Bad Language

I’ve been in Lebanon this week, visiting extended family. This means a lot of things, and one of them is speaking Arabic. Or trying.

I suck at Arabic. I really do. My parents made casual attempts to teach my sister and I when we were young, which lead to my sister being practically fluent and me . . . not so much. I understand fine, particularly when the subject is familiar and my brain is in full-power mode. When it comes to speaking, however, I frequently find myself resorting to either English or (especially) silence. This leads to conversations like:

Relative: (To my sister): Wow you can speak Arabic so well!

(To me): Why not you?

Me: I try.

Relative: Your sister tries a little harder, no?

And while that conversation isn’t particularly fun, it is kind of true. I know that I probably could make a lot of Arabic come out of my mouth if I wasn’t so concerned with looking stupid by messing up or being unintelligible (Now I don’t think this is a particularly rational fear–I’ve seen plenty of people mess up at English and never would think of that as “stupid”–but it’s still a real and persistent one.) It is also completely possible that my Arabic is harder for them to understand than my English.

And of course, it’s just effortful and frustrating to operate in a language in which you can’t say as much as you think. I feel a lot less smart on the outside than on the inside and my sense of being an independently-functioning adult is pretty impaired. This is something that some people deal with on a daily basis, but I only experience it on occasion, so the obvious kind of slaps me in the face.

My internal monologue is something like:

Oooh I’m totally following what’s going on here. And I have a thing I want to say. I know most of those words. Um, but how do I translate “start-up?” Do I need to? I bet I’m conjugating stuff wrong too. Wait, I just missed about 5 steps in the conversation. Are they even still talking about the same thing? Wait, are they talking about politics now? Is this worth the brainpower to digest? I just want words in my head now! Okay, I’m lost. Have we really only been here for an hour? I wonder when someone’s going to bring out the chocolate . . .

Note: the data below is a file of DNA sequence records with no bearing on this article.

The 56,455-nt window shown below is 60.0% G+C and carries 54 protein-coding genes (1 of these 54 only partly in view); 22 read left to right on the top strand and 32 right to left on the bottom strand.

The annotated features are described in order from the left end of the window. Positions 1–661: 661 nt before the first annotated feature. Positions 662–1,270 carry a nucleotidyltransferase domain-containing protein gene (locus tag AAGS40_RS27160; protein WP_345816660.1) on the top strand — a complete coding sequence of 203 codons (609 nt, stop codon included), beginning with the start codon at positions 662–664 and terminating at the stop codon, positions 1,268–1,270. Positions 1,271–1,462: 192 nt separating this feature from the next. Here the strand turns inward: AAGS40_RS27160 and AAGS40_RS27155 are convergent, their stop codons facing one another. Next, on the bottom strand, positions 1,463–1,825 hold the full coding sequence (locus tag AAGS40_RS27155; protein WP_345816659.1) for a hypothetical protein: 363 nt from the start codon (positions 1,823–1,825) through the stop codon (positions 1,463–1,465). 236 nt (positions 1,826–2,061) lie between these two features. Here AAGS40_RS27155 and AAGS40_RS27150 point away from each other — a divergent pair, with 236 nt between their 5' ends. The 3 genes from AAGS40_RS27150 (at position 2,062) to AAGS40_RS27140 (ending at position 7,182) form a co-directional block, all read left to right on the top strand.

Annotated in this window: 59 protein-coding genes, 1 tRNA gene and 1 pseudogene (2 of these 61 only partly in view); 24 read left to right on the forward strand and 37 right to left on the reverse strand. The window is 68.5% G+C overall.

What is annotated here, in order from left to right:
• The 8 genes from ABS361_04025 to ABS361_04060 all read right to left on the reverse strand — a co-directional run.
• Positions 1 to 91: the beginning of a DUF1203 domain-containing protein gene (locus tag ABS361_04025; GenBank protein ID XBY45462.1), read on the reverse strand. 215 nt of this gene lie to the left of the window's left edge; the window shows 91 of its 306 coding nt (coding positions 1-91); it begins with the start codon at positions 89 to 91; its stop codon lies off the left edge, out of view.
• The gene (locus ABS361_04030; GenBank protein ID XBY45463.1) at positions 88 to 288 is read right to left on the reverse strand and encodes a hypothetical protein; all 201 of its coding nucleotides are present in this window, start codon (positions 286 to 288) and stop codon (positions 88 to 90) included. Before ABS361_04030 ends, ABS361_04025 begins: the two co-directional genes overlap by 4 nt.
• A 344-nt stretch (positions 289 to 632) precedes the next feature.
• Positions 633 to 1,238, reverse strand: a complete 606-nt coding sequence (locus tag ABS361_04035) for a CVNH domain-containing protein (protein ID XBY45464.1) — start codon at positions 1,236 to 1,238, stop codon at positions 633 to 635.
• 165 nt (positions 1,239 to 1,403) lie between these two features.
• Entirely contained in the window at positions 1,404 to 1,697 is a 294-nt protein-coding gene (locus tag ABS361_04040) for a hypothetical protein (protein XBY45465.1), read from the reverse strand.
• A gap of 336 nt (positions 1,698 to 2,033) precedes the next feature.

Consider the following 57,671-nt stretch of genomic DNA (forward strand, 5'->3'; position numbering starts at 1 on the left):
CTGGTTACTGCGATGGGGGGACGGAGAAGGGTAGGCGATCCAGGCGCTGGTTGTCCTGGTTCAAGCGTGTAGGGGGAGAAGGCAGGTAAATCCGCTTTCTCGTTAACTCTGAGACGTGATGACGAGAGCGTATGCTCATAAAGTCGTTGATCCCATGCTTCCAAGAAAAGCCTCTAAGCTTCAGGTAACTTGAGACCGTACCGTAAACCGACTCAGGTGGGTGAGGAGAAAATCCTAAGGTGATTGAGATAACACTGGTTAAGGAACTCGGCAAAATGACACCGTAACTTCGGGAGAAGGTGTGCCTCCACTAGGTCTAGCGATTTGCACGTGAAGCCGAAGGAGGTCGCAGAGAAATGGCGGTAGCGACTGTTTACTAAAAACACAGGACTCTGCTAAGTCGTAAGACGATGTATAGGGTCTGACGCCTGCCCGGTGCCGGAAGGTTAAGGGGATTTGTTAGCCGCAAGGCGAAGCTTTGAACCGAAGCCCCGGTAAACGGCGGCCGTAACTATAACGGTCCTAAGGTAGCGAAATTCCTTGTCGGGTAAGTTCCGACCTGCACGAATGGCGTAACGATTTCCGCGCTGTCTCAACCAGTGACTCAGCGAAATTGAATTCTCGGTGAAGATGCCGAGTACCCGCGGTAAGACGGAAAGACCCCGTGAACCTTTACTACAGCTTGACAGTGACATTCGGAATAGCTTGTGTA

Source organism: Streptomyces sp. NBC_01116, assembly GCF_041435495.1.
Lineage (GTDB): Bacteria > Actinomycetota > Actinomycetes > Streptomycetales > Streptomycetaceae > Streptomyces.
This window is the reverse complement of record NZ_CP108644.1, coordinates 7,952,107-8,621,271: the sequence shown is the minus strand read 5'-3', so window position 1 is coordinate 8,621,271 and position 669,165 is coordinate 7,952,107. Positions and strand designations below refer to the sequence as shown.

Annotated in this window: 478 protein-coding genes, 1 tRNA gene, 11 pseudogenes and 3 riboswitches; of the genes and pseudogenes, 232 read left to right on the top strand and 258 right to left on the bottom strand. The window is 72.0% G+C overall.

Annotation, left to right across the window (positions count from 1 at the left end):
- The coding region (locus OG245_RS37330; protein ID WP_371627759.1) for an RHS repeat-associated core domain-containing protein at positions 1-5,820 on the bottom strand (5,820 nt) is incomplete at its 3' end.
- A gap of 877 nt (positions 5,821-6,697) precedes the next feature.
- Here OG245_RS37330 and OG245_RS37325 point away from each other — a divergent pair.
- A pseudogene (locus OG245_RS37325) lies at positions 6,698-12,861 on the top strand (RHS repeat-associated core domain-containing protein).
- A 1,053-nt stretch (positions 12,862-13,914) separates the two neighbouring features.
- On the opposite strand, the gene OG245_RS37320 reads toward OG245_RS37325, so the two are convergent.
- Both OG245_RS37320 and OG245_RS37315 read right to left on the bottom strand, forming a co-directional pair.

I’ll be honest. In theory, I believe in the benefits of multilingualism and all, but in practice, I really hate learning languages. More specifically, I hate having to express myself in languages I’m bad at. I was super relieved to have finished my intermediate Spanish class, and therefore my language requirement, first semester.

People tell you to learn languages to learn about culture and become more “worldly.” They tell you to learn languages to travel. They tell you to learn languages because of the global economy. They tell you to learn languages because it’s good for your brain. They sometimes even tell you to learn languages as a super indirect method of improving your verbal SAT score, if you care about that sort of thing. Some of these are good reasons.

What they don’t tell you is that being bad at the language you are speaking is an important experience in itself. It teaches you a bit of what it’s like to feel voiceless, or at least like you have to put in way more effort to make your voice heard than everyone around you, who merely has to open their mouth. And it forces you to get past insecurities, to expose your voice and yourself in their imperfections, because it’s sometimes more important to be heard than it is to be exactly right.

That doesn’t mean I like it. But I’ll try.


One thought on “Bad Language

  1. Pingback: Bad Language: French Edition | Nadia In Her Own World

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